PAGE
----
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Well: I just lost all the content of this page, in an attempt to upgrade to a “better” WordPress Theme. So: Here I am, re-constructing.

(By the way, Five-String Instruments are available Here.)

Archaic Artisanry

Violinmaking is a pretty old art. The first known violin that fully “looks like a violin,” I am told, is attributed to Andrea Amati, and dates back to the early 1500’s. Everyone since then has either been attempting to improve it (seldom really happens) or attempting to emulate “the old masters” to one degree or another.

Mostly, I’m in the latter group. I do not hope to improve anything major…I do use modern strings, and I use the “modern” (post-1850) neck-angle, etc., so I am not making “baroque instruments” (yet…). But the only change I am aware of that is definitely not in the old master instruments nor in most modern instruments, is the round corners on the footprint of my saddles. The old master instruments saddles are uniformly square-cornered, and I am convinced that at least part of the pervasive problem of “saddle-cracks” is due to the ninety-degree “notches” cut into the spruce top plates. Notches make “stress-risers” and encourage cracking. Could it just be caused by shrinkage of the spruce against the unyielding ebony, when the spruce responds to changes in humidity? Absolutely, it could! And it is! But the reason it breaks there, is that there is a notch there. So I simply eliminate the notches, and leave a little slack, so that the spruce can move a little without stress.

Other than that single, small “divergence from the norm,” I do my best to emulate the Old Masters. I make classical, orchestral instruments using European Maple and European Spruce, and follow the example of models made by the Old Masters:

In Violins, I try to emulate either the 1715 “Titian,” by Stradivari, or the 1735 “Plowden,” by Guarneri del Gesu.

In Violas, I have experimented with several models, including a 1580 amall viola by Gasparo da Salo, and the Conte Vitale, by Andrea Guarneri. I have also used a few of my own designs, in order to build a wide range of sizes. My smallest viola, a 14″, is actually built on the same mold as my Guarneri violins, that of the 1735 “Plowden.” But except for the mold form, it is strictly a viola, in rib height, graduations and arching.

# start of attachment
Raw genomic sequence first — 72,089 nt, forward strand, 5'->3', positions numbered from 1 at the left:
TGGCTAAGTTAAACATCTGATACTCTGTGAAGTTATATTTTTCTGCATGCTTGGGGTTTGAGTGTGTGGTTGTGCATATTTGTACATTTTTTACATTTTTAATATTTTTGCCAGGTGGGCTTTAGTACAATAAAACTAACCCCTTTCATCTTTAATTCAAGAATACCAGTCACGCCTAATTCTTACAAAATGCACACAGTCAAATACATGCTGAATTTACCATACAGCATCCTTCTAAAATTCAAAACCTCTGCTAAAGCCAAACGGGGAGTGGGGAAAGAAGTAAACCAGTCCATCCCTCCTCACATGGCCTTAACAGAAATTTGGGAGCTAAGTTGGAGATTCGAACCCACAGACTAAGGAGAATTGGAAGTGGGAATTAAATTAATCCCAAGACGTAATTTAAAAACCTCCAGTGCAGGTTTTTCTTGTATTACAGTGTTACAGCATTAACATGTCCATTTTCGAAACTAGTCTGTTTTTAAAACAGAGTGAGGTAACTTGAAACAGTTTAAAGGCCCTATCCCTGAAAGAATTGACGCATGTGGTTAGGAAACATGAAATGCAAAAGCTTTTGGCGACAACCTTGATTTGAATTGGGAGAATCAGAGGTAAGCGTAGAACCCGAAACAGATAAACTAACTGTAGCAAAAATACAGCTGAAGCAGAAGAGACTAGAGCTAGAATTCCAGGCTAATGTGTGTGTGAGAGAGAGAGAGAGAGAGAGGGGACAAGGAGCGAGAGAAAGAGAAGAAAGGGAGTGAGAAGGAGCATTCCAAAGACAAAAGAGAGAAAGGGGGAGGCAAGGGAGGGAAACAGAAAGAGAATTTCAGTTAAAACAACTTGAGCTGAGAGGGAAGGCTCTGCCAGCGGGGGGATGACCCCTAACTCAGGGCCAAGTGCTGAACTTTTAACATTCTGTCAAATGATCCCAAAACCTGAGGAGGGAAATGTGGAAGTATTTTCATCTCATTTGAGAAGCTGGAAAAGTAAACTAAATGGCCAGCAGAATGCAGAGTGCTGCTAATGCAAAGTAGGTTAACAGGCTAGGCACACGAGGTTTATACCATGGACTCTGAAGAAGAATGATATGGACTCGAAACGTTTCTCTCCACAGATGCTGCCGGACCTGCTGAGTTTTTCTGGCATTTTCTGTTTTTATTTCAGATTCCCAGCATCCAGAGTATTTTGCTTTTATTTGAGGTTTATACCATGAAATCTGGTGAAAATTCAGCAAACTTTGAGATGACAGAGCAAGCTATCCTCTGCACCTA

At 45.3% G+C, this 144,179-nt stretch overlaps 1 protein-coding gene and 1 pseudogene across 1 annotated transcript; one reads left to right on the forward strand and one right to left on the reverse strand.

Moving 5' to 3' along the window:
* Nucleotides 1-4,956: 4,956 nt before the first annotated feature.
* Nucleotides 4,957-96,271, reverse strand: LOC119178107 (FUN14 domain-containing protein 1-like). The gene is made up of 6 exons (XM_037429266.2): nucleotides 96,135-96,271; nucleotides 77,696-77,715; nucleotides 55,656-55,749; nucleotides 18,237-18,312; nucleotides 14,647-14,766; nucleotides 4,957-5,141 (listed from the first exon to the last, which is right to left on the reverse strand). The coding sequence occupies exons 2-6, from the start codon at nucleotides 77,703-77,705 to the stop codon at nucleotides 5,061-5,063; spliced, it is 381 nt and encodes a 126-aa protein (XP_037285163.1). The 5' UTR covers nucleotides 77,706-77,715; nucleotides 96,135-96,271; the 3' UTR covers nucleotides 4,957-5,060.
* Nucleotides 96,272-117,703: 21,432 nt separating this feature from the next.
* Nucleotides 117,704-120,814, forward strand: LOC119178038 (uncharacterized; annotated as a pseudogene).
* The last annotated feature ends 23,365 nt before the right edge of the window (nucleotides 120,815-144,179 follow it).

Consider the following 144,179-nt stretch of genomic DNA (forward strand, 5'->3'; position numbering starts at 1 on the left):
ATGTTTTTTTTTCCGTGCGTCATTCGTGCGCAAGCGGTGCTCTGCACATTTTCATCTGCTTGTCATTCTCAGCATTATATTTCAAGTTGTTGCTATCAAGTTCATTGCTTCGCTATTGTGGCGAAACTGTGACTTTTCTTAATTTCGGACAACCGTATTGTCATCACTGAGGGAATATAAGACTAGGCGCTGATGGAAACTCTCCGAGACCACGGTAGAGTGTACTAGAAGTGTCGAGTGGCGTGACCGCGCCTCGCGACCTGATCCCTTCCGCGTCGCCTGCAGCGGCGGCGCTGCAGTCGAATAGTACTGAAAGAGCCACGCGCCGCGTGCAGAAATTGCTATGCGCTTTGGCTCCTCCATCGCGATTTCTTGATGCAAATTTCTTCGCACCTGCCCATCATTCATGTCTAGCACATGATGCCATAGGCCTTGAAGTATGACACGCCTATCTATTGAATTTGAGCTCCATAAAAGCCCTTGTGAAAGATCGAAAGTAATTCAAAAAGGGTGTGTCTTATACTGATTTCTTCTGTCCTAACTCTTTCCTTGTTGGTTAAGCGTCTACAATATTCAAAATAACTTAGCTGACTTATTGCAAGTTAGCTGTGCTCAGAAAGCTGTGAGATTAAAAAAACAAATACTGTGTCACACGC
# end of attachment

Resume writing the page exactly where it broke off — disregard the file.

In Cellos, so far, I have only emulated the 1712 “Davidov,” by Stradivari. I have patterns for others but have not used them.

In Double Basses, I have used one model, credited to William Tarr, but I modified it to be a carved-back bass, as the original was a flatback, and that was not what I wanted. The result was a very good 7/8-size bass. The next one I made was a smaller bass of entirely my own design, called the “Oliver Soloist.” (Pictures of both are on the Chronology page.)

On all my instruments, I try to employ a concept called “Hypocycloid” or “Curtate Cycloid” arching. This concept was definitely known in the times of the Old Master makers, and it looks as though at least the ones in and around Cremona were probably employing the idea. Can I prove it? Nope! But when I began using the concept, I immediately began getting much better reviews on my instruments.

About “Fiddles”

When I make “Five-String Fiddles“, I am no longer under the constraints of “what is deemed appropriate” for orchestral use, so, if a customer wants a Myrtle-wood five-string fiddle, or Koa, or some other unusual wood, I am happy to build it! (I have done so with both of those woods, and it worked very well…the customers were very happy!)

Usually, any instrument suitable for the orchestra would be also very well suited for Country fiddling, Celtic, Bluegrass, etc., but the set-up desired by Orchestral players is usually not what fiddlers want. So I make the needed changes to satisfy the needs of the players, and everyone is happy.

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